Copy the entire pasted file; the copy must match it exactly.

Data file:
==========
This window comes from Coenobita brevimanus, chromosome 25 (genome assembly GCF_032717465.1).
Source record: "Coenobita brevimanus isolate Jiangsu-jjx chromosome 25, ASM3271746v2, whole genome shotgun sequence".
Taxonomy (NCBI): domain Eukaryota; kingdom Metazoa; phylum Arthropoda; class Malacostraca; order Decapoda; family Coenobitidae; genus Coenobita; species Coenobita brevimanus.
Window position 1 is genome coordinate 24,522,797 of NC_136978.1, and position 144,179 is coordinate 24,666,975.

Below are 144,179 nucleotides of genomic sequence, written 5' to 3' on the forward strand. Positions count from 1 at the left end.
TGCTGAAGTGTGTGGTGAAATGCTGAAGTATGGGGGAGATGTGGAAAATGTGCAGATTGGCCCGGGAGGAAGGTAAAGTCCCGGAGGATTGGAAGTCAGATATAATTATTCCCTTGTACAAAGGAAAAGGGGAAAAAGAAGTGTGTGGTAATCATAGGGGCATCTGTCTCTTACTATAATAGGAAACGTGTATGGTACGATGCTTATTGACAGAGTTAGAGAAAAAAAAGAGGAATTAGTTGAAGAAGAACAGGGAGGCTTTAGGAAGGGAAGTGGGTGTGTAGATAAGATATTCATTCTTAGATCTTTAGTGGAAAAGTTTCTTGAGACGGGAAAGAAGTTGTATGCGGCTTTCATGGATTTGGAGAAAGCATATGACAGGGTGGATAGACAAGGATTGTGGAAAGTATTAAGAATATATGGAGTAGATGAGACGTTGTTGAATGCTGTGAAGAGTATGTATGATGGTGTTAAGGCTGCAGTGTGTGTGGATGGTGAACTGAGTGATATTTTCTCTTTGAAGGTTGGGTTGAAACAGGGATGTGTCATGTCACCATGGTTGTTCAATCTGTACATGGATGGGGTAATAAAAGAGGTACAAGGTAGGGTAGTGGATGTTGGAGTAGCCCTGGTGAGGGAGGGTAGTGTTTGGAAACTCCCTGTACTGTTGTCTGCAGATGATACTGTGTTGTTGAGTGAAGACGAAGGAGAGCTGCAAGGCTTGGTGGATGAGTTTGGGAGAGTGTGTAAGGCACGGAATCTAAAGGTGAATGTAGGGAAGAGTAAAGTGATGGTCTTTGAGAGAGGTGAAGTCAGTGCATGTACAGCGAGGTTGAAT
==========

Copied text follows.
This window comes from Coenobita brevimanus, chromosome 25 (genome assembly GCF_032717465.1).
Source record: "Coenobita brevimanus isolate Jiangsu-jjx chromosome 25, ASM3271746v2, whole genome shotgun sequence".
Taxonomy (NCBI): domain Eukaryota; kingdom Metazoa; phylum Arthropoda; class Malacostraca; order Decapoda; family Coenobitidae; genus Coenobita; species Coenobita brevimanus.
Window position 1 is genome coordinate 24,522,797 of NC_136978.1, and position 144,179 is coordinate 24,666,975.

Below are 144,179 nucleotides of genomic sequence, written 5' to 3' on the forward strand. Positions count from 1 at the left end.
TGCTGAAGTGTGTGGTGAAATGCTGAAGTATGGGGGAGATGTGGAAAATGTGCAGATTGGCCCGGGAGGAAGGTAAAGTCCCGGAGGATTGGAAGTCAGATATAATTATTCCCTTGTACAAAGGAAAAGGGGAAAAAGAAGTGTGTGGTAATCATAGGGGCATCTGTCTCTTACTATAATAGGAAACGTGTATGGTACGATGCTTATTGACAGAGTTAGAGAAAAAAAAGAGGAATTAGTTGAAGAAGAACAGGGAGGCTTTAGGAAGGGAAGTGGGTGTGTAGATAAGATATTCATTCTTAGATCTTTAGTGGAAAAGTTTCTTGAGACGGGAAAGAAGTTGTATGCGGCTTTCATGGATTTGGAGAAAGCATATGACAGGGTGGATAGACAAGGATTGTGGAAAGTATTAAGAATATATGGAGTAGATGAGACGTTGTTGAATGCTGTGAAGAGTATGTATGATGGTGTTAAGGCTGCAGTGTGTGTGGATGGTGAACTGAGTGATATTTTCTCTTTGAAGGTTGGGTTGAAACAGGGATGTGTCATGTCACCATGGTTGTTCAATCTGTACATGGATGGGGTAATAAAAGAGGTACAAGGTAGGGTAGTGGATGTTGGAGTAGCCCTGGTGAGGGAGGGTAGTGTTTGGAAACTCCCTGTACTGTTGTCTGCAGATGATACTGTGTTGTTGAGTGAAGACGAAGGAGAGCTGCAAGGCTTGGTGGATGAGTTTGGGAGAGTGTGTAAGGCACGGAATCTAAAGGTGAATGTAGGGAAGAGTAAAGTGATGGTCTTTGAGAGAGGTGAAGTCAGTGCATGTACAGCGAGGTTGAAT